Control Freaks and the Illusion of Control

You run a business or a department, and you are the kind of person who runs a tight ship with no leniency for the random. You know it all, and almost any decision is run by you – just to make sure. Because of this, you work extremely long hours since you’re too paranoid to trust others in making correct decisions. Three weeks of vacation? Forget it. Not on your watch. Imagine all the things that could go wrong, right?

The problem with this scenario is that a lot of things have already gone wrong by this point. You have become a Class A control freak. On your side, it may seem like it’s the obvious choice, but on the receiving end it’s a killer, with initiative, loyalty, creativity and “spark” being the first victims. Imagine being told, in actions – not words, that you are not smart enough to make any decisions yourself. How is that going to inspire anyone? How is that going to earn trust, loyalty, and the occasional urge to go the extra mile for you? You are right; it will not have that outcome. And therein lies the problem with being a control freak. Because the majority will simply check out mentally, thinking, “Why even bother taking initiative if it is rejected or ignored every single time?”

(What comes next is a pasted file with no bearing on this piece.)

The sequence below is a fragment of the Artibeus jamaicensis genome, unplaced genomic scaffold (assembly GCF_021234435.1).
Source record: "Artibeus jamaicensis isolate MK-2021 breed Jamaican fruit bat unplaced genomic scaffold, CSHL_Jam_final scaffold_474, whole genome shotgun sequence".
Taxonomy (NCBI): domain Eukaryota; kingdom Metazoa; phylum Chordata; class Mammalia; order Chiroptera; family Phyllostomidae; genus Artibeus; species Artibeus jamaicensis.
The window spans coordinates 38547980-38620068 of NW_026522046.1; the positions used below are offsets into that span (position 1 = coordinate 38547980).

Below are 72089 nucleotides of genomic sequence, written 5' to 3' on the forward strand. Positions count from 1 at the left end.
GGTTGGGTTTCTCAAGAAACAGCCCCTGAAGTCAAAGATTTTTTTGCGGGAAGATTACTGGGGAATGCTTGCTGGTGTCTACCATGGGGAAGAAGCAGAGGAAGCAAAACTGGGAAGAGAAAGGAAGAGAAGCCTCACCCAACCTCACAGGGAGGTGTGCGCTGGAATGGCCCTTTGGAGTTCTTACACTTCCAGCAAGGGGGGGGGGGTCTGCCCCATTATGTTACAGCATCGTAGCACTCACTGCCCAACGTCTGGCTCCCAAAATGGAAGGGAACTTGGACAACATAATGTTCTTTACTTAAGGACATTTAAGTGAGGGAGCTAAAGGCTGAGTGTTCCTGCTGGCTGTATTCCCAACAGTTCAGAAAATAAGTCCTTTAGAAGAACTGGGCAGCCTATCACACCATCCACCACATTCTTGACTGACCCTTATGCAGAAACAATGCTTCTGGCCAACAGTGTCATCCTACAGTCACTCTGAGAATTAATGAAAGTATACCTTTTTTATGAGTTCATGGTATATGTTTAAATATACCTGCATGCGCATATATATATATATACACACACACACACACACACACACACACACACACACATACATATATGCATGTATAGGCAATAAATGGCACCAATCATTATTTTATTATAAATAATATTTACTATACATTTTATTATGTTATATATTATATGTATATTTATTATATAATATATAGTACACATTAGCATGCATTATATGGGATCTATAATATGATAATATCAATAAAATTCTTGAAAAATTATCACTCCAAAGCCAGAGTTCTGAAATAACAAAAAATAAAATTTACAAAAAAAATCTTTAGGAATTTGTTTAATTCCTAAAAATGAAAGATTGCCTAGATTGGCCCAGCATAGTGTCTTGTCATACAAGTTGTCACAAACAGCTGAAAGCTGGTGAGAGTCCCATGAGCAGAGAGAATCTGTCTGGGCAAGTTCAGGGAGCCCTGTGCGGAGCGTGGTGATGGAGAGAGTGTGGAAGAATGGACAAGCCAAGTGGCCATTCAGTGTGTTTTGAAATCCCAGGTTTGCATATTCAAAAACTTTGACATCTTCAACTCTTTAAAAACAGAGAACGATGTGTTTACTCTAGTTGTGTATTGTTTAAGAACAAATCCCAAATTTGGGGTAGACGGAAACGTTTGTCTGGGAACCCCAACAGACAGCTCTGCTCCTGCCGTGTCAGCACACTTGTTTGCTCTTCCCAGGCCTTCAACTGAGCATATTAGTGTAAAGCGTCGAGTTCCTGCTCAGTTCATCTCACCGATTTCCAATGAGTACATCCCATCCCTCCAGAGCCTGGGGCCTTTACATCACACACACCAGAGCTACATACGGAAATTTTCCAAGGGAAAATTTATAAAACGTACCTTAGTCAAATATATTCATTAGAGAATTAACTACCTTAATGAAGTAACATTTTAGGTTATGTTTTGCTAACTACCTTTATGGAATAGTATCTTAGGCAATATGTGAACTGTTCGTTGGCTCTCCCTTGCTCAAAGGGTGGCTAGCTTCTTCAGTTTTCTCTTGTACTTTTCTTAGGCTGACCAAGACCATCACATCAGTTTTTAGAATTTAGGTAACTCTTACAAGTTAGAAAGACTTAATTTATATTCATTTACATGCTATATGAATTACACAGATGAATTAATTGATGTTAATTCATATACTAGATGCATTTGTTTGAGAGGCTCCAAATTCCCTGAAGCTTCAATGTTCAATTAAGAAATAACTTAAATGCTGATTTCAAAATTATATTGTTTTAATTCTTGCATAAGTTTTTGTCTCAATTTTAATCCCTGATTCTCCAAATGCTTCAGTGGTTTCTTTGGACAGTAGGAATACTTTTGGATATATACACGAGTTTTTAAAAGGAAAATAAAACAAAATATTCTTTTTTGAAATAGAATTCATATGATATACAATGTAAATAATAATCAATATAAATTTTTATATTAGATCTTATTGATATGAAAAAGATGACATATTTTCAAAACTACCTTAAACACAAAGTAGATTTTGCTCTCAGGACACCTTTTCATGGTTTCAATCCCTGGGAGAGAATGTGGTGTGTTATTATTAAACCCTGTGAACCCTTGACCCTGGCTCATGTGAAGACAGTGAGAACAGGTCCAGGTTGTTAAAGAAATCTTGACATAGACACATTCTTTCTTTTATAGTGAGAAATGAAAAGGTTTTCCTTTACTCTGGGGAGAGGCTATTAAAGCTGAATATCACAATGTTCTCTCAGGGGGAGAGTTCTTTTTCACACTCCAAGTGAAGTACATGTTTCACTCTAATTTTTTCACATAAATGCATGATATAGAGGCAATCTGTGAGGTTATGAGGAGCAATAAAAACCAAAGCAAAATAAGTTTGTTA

Knowing your business is always a good thing, but controlling it too tightly is not. Of course, there is a chance that you truly are the best at everything in your company, that every decision should be run by you because on judgement you outperform everybody. Naturally! You are the only one who trains this skill, so your capabilities should be better.

If you control your team or business too tightly, your capabilities become the cap limit for performance because no one else is trying to push this limit. In the end, you lose the control of your business when you try to control it too rigidly.​

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